VulcanWoman Thu 10-Mar-16 11:51:50

Yes, but children's accounts usually have as good a rate as say an adult ISA. Too easy to spend it if it's in your usual account.

Rshard Thu 10-Mar-16 11:52:20

Children's bank accounts often have decent interest rates if you hunt them out and are prepared to limit access to it. My dd has had an account since she was weeks old and family allowance has gone into it. As that figure increased we moved it into a higher interest, limited access account.

She's had pocket money since a young age, maybe 3. It was a tiny amount 50p but it was her money and she saved it in a piggy bank and then spent it. We wanted her to value money. Now at 10 she's very good with money, she saves and spends it on things she wants/needs and has just bought me Mother's Day gifts with her own money.

We've just set up an account with a cash point card and she gets more pocket money but this is linked to doing homework, making her bed and looking after her rabbits. Our idea is that eventually this will turn into an allowance which will have to buy certain essentials.

VulcanWoman Thu 10-Mar-16 11:53:59

In fact, I've just had a look at Coventry Building Society Junior Cash ISA at 3.25% better then the adult ISA's.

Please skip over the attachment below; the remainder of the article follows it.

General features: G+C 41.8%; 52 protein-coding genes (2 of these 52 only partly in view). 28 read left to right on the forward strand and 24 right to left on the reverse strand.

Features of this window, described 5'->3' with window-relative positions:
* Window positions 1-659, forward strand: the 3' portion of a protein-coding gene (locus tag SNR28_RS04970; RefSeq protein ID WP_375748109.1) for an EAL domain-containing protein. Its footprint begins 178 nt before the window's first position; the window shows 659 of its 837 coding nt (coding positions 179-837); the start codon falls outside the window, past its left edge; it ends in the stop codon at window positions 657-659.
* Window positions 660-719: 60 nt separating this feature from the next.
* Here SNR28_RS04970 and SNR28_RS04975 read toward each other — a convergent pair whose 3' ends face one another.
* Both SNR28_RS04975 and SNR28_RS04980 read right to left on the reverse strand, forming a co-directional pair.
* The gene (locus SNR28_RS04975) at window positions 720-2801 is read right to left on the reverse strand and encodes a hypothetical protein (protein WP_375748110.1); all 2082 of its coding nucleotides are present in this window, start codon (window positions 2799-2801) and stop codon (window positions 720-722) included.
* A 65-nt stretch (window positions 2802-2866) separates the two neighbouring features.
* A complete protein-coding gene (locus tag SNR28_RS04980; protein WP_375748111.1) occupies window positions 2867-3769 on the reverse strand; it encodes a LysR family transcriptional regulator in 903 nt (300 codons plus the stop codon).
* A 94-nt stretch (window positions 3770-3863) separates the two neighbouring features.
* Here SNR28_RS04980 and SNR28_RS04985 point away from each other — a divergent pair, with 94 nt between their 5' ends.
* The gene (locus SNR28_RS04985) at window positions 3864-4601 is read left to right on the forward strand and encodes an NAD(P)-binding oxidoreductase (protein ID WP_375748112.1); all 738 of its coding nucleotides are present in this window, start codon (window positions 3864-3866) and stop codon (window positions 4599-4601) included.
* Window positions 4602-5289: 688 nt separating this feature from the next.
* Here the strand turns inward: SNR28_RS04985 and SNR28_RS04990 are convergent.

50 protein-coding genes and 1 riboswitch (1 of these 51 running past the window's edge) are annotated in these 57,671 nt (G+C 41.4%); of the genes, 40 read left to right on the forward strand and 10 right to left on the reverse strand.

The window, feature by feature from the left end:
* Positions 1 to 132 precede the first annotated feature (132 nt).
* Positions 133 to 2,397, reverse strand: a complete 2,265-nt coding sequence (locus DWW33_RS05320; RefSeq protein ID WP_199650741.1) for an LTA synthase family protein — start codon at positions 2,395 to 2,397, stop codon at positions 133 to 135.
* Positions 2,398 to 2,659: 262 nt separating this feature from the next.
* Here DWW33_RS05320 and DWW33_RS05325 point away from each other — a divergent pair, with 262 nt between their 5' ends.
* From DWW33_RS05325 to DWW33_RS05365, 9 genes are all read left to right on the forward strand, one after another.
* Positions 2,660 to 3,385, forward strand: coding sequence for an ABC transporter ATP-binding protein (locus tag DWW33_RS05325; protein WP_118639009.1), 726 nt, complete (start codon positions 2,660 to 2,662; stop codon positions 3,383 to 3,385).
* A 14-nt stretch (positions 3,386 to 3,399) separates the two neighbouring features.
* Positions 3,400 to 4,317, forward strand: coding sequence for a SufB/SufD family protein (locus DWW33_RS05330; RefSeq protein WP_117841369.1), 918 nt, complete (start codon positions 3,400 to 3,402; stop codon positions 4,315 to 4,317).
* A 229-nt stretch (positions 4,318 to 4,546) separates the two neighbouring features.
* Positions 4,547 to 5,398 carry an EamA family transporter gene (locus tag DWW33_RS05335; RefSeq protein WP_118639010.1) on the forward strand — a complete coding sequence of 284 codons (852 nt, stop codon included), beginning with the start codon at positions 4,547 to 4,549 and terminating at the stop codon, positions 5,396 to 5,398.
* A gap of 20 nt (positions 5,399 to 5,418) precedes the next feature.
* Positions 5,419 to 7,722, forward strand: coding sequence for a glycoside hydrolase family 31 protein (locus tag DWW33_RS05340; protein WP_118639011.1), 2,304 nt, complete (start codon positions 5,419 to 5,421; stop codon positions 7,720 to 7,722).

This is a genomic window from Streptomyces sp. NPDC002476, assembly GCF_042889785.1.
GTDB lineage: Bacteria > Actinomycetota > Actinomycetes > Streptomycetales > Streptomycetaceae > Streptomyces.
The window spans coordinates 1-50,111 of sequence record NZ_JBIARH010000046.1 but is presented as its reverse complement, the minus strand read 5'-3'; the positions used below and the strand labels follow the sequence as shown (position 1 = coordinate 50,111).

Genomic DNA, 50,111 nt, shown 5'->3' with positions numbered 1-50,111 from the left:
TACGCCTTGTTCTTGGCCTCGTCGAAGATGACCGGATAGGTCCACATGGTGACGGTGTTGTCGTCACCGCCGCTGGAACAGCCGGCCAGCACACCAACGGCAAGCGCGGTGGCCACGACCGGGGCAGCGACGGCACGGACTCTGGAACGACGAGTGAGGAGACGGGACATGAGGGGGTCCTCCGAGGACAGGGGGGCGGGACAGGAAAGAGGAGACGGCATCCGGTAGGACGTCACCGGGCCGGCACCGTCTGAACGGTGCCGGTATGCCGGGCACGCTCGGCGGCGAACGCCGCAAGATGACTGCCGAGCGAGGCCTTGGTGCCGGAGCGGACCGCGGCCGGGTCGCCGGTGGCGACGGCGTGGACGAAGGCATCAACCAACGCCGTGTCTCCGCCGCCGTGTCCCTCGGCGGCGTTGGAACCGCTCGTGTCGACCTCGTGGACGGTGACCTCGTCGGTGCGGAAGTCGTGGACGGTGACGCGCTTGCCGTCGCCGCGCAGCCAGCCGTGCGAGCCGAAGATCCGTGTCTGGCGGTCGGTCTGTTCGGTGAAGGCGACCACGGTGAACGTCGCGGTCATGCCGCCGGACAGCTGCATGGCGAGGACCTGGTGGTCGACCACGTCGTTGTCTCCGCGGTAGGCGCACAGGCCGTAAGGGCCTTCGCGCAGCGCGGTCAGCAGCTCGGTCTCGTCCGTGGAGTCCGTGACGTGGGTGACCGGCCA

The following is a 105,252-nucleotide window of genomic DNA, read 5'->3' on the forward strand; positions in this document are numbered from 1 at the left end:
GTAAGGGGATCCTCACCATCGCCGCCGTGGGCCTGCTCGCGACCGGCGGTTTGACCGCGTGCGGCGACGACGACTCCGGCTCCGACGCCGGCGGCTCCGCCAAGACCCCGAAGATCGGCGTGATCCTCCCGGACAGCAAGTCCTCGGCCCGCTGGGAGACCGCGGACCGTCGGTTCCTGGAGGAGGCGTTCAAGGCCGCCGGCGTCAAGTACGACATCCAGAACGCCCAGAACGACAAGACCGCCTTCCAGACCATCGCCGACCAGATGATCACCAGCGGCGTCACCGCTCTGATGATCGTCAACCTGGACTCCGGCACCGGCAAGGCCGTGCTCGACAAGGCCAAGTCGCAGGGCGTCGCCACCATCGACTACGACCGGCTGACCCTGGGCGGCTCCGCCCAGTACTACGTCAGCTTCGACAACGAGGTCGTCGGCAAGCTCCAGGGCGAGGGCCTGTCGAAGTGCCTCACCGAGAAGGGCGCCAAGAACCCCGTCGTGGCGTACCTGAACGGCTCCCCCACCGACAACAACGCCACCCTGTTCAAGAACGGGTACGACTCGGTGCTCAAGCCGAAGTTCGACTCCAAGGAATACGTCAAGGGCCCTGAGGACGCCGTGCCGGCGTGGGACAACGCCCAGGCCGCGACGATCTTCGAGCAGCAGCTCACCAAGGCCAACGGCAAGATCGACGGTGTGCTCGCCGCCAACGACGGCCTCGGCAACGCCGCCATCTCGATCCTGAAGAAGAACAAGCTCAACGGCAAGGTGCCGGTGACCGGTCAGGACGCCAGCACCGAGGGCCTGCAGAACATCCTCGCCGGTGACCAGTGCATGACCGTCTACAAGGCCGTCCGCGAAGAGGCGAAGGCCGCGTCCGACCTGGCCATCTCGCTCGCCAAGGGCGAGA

Flingingmelon Thu 10-Mar-16 12:02:33

Vulcan - the chances of us spending it are teeny thanks to DH. In fact I've just sent him links to the money saving expert guide to kids accounts and now he's getting all excited comparing kids isas grin

Thanks for the advice!

ClutterofStarlings Thu 10-Mar-16 12:02:45

We've just opened our girl a Halifax a/c - giving 6% for the first year. She's only seven weeks, I think I'm anticipating that this will be long term savings for when she's 18 or 21 and as she gets older she can have a little pocket money account. I'm very keen that she learns to manage her money as I was never taught and ended up learning the hard, poor way.

ijustwannadance Thu 10-Mar-16 12:06:57

We opened a savings account when dd was born. We have standing orders set up and pay £10 a month each in. My DM also puts £10 a month too. We don't miss it and it adds up. Any gifted money gets chucked in. We put half her birthday money in a few weeks ago. She's now 5 and has almost £2000.